LOWER MERION, Pa. (CBS) — Lower Merion residents who were part of the effort to try to save several thousand historic street signs which have been a staple throughout the township for nearly a hundred years received good news on Tuesday.

Lower Merion got word from Senator Pat Toomey’s office in Washington that the federal transportation department had given the township a reprieve.

Secretary Ray LaHood said the existing signs were allowed to remain as historical monuments and only needed to conform to new standards if the township decides it wants to replace the existing signs.

That came as good news for Commissioner Jane Dellheim who chairs the Public Works Committee…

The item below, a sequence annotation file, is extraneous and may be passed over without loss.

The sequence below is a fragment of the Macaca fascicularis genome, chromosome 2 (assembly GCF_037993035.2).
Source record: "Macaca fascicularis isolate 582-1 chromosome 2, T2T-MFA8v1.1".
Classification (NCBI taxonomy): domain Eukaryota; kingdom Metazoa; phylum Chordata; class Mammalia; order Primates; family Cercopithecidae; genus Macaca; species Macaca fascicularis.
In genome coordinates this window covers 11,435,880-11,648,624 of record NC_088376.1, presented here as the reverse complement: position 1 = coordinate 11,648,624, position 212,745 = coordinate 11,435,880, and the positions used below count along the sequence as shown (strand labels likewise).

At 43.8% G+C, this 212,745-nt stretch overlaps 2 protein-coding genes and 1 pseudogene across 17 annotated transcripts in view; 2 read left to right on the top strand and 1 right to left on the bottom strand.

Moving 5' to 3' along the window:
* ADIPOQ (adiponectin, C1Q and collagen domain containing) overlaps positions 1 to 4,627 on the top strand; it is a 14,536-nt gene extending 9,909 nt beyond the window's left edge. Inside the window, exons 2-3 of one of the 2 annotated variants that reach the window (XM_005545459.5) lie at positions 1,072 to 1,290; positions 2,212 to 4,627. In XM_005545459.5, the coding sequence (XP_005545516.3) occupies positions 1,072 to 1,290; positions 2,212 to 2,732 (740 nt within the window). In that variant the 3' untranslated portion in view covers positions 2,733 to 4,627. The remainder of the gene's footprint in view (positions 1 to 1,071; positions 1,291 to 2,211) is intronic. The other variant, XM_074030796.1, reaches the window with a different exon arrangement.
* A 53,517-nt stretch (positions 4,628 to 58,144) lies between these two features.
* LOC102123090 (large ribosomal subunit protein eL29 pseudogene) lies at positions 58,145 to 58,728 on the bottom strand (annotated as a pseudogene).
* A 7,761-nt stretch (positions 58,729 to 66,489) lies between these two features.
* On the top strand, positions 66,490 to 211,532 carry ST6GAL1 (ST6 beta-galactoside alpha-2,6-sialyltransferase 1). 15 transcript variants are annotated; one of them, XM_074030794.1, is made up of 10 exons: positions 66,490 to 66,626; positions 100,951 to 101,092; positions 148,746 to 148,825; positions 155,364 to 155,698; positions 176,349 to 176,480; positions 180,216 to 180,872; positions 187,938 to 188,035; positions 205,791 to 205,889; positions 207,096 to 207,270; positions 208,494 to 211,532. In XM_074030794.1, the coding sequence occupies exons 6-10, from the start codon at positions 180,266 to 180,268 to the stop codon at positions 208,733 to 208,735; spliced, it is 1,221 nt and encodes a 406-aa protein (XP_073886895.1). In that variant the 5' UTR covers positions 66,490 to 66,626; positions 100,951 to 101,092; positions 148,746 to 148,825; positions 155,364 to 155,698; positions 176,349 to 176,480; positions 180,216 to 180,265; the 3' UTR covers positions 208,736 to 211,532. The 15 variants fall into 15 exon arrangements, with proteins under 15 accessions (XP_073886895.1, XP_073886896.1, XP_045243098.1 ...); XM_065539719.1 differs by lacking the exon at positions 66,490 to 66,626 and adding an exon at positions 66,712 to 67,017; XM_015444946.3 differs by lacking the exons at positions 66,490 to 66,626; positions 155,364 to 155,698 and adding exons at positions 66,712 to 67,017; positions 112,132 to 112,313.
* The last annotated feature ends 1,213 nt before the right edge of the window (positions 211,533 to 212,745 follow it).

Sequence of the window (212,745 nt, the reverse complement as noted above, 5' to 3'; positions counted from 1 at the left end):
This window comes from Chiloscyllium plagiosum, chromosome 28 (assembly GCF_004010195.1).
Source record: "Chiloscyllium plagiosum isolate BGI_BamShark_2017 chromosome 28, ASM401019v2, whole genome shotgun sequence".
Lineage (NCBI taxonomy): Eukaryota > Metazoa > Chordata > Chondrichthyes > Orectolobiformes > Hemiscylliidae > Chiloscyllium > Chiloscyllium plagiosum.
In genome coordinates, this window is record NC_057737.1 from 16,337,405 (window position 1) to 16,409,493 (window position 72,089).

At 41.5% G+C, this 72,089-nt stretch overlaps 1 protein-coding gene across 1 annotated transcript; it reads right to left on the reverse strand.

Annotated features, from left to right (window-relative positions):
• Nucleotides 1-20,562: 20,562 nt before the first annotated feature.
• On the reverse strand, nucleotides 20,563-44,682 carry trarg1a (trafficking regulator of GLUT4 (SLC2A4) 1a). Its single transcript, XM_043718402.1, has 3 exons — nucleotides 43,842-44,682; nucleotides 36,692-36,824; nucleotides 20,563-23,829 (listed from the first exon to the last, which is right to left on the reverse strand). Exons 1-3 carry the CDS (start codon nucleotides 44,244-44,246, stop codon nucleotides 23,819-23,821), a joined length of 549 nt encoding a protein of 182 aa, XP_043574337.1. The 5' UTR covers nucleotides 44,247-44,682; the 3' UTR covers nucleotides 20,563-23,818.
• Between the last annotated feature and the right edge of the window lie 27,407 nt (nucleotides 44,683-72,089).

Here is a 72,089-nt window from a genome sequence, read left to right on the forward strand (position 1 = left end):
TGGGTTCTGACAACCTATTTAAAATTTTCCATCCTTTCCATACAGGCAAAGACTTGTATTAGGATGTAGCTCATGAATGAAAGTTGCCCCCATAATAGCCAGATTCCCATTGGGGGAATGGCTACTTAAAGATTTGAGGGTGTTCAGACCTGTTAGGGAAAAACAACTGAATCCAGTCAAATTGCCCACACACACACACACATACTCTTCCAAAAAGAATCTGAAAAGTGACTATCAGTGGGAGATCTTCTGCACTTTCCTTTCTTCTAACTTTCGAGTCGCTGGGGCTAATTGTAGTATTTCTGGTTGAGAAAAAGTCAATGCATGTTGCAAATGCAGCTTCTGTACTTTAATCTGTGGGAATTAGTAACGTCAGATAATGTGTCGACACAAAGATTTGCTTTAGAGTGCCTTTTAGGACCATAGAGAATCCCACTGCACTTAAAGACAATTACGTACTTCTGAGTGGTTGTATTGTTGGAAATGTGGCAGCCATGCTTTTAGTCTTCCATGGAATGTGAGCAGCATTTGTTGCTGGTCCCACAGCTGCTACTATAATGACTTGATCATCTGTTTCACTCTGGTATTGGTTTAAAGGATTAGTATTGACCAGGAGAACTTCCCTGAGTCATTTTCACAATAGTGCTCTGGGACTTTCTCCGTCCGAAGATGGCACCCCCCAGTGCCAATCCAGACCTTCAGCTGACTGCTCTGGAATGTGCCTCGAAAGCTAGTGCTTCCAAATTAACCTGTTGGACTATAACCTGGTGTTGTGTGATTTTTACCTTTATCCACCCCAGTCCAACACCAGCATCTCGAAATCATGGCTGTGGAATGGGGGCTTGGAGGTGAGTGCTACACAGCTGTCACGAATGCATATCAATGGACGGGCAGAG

“This is particularly good financial news for us that we can keep the signs and they really are charming and something that we all love.”

It would have cost the township about 1.5 million dollars to install more reflective street signs to make it easier and safer for drivers.

Lower Merion officials had said that unfunded mandate would have destroyed the character of the township.

Reported by KYW’s Suburban Bureau Chief Brad Segall

See Related Story: Lower Merion Officials Want To Save Their Signs

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